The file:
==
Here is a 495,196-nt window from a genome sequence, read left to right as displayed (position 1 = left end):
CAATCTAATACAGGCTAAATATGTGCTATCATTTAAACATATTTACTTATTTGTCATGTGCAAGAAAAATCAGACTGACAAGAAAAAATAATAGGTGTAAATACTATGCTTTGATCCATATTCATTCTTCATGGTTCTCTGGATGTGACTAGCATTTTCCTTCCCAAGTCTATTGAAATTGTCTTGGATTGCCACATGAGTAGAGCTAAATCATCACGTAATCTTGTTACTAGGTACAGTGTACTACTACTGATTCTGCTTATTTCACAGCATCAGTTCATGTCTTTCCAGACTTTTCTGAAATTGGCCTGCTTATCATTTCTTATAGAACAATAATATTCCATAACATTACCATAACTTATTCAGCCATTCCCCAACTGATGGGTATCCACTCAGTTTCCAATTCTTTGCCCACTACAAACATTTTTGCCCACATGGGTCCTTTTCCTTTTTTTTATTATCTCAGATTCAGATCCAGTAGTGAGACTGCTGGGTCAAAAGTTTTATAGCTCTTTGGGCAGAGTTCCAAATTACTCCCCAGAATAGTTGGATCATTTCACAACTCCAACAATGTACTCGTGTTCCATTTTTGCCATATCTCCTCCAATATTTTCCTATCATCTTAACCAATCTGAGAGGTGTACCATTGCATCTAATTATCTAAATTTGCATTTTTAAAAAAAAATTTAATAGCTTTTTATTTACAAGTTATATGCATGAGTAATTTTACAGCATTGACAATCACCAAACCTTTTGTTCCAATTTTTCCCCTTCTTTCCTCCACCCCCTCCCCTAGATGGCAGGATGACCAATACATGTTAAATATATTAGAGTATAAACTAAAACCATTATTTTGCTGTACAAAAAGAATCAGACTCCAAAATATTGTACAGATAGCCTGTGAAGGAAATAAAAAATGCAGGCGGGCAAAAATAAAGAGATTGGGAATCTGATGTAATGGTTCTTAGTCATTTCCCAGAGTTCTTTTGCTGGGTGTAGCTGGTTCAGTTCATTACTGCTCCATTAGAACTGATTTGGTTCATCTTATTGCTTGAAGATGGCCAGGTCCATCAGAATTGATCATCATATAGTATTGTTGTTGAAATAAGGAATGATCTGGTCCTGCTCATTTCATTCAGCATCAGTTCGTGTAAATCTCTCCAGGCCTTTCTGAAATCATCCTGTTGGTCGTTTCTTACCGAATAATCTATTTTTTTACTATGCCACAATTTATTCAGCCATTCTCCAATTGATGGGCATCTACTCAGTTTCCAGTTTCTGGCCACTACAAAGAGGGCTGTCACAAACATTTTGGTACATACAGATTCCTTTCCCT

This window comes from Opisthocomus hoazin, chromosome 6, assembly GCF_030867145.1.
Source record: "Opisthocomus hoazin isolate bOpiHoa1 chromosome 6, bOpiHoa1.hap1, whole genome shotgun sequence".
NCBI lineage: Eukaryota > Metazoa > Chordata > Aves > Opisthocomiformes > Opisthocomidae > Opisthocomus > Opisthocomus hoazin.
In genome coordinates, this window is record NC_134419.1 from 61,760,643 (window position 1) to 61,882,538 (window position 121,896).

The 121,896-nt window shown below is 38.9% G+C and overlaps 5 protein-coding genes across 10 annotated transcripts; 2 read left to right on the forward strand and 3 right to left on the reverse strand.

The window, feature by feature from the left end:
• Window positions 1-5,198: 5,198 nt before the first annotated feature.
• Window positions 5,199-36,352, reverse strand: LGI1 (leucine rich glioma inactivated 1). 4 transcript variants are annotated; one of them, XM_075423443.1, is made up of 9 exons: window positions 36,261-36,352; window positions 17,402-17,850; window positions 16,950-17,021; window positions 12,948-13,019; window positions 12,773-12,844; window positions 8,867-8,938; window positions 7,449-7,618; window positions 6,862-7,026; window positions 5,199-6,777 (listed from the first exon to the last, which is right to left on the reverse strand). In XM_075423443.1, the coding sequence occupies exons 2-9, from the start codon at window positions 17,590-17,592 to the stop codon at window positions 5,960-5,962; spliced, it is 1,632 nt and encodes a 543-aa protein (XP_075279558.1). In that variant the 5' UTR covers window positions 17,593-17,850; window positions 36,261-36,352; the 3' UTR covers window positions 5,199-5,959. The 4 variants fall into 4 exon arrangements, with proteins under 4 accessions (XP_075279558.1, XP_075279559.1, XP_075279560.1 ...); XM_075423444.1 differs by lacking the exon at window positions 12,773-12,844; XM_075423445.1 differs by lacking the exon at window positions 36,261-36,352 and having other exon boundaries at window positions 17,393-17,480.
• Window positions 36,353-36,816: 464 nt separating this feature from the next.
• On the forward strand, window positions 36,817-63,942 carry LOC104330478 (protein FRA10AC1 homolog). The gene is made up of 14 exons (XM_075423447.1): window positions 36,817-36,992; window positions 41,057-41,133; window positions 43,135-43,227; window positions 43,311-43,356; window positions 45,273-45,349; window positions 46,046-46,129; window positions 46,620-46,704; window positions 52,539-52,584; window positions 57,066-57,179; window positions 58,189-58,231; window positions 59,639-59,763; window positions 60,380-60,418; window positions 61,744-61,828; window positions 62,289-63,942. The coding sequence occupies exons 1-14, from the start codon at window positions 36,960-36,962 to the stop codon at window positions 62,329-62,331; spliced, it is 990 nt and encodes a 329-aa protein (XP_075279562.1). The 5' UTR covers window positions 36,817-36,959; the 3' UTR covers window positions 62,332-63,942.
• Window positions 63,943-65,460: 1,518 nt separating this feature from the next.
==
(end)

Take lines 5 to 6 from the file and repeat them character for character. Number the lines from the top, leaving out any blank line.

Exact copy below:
NCBI lineage: Eukaryota > Metazoa > Chordata > Aves > Opisthocomiformes > Opisthocomidae > Opisthocomus > Opisthocomus hoazin.
In genome coordinates, this window is record NC_134419.1 from 61,760,643 (window position 1) to 61,882,538 (window position 121,896).